After ignoring the annual autumn memo to cool down last year, the housing market is finally showing signs of moderation typically seen in the fall, according to Zillow’s® latest market report.
“Home buyers shopping this fall shouldn’t expect the same frenzied demand that triggered bidding wars on listings this spring and summer,” said Zillow senior economist Jeff Tucker. “The normal seasonal slowdown of autumn has returned, when many families are busy with back-to-school activities and planning for the holidays. Buyers can expect less competition, meaning more time to decide on a house and the potential for prices to fall on listings they’ve saved on Zillow.”
Although the market is still far hotter than usual, October witnessed normal fall trends of decelerating growth for rents, declining list prices, longer times on market for listings and more homes receiving price cuts before sale. These are indications that seasonality is returning to replace the unfettered growth seen over the past year and a half.
Home value appreciation slowed in October for the third month in a row, as home values rose 1.3% over September, slower than the all-time high monthly appreciation of 2% in July. The typical home value in the U.S. measured by the Zillow Home Value Index (ZHVI) is now up to $312,728. Annual growth of 19.2% ($50,405) is the highest in Zillow data reaching back to 2000.
Home values didn’t drop in any of the 50 largest U.S. metros, but monthly home value growth decelerated in 42 of them. The slowest monthly growth was seen in Milwaukee (0.1%), San Francisco (0.3%), Buffalo (0.3%) and St. Louis (0.4%), while the fastest was in Raleigh (2.7%), Nashville (2.4%) and Atlanta (2.3%). The average October monthly appreciation in the U.S. from 2015 through 2019 was 0.4%.
Less frenzied market can benefit buyers
Autumn and winter home shopping seasons usually feature fewer homes on the market, along with less competition. The October report shows inventory down 17.4% from last year and contracting by 1.1% since September, after rising from May through September.
Longer time on the market for listings means buyers have more time to weigh their options and schedule home inspections before purchasing. October listings typically spent 10 days on the market, compared to nine in September and seven in April, May and June.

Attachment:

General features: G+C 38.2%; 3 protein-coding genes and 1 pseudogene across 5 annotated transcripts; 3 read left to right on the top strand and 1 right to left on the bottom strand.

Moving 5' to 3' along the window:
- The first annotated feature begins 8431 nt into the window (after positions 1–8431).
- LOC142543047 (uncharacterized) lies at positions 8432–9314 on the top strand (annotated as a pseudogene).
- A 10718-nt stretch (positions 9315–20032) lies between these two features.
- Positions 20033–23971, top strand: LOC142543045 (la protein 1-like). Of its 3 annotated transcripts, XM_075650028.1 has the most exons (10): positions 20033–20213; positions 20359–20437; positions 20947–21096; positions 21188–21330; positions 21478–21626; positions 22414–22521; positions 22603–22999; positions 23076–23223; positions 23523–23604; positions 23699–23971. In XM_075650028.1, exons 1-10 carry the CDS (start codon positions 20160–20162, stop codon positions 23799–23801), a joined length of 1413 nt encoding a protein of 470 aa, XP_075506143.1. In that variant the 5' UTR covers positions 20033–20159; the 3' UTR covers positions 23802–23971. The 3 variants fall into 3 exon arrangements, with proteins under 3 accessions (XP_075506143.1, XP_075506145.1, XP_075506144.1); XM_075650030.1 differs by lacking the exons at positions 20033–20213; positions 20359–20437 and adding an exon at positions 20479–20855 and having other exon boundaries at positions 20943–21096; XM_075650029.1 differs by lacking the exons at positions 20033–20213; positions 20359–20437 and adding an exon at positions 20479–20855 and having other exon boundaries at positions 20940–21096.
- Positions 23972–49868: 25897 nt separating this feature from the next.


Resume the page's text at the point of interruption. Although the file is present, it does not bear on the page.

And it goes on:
Median list prices have fallen since July, and the share of homes that saw a price cut before selling rose slightly over September, as well, now standing at 14.7% — nearly double the year’s low point in April. The most recent data on the share of homes that sold above list price shows a monthly decline of 6.6% in September to 47.2%, down from a peak of 51.3% in July.
In the midst of a surge in demand last fall, the share of listings with a price cut began a long slide downward in October of 2020, while the share of homes sold above list price was climbing skyward.
Rent growth slows and rents fall in some metros
Rent growth continued on its path of deceleration in October, registering 0.8% month-over-month growth compared to a record high of 2.1% in July. This slowing, too, is in line with seasonal norms — October had the lowest monthly rent appreciation in 2018 and 2019 and saw no growth in 2020 as rents recovered from the shock of the pandemic. Still, the rapid rise in rents since March has pushed annual growth to 14.3%, the highest rate in the series’ history, which began in 2015. Typical rents in the U.S. are $1,873, now $234 higher than last October.
Rents fell from September in eight of the 50 largest U.S. metro areas, compared to just one the month before. The largest monthly drops were in Hartford (-1%), Baltimore (-0.6%) and San Jose (-0.5%), while the largest gains came from Miami (2%), Salt Lake City (1.9%) and Orlando (1.8%).
To see the full report, click here.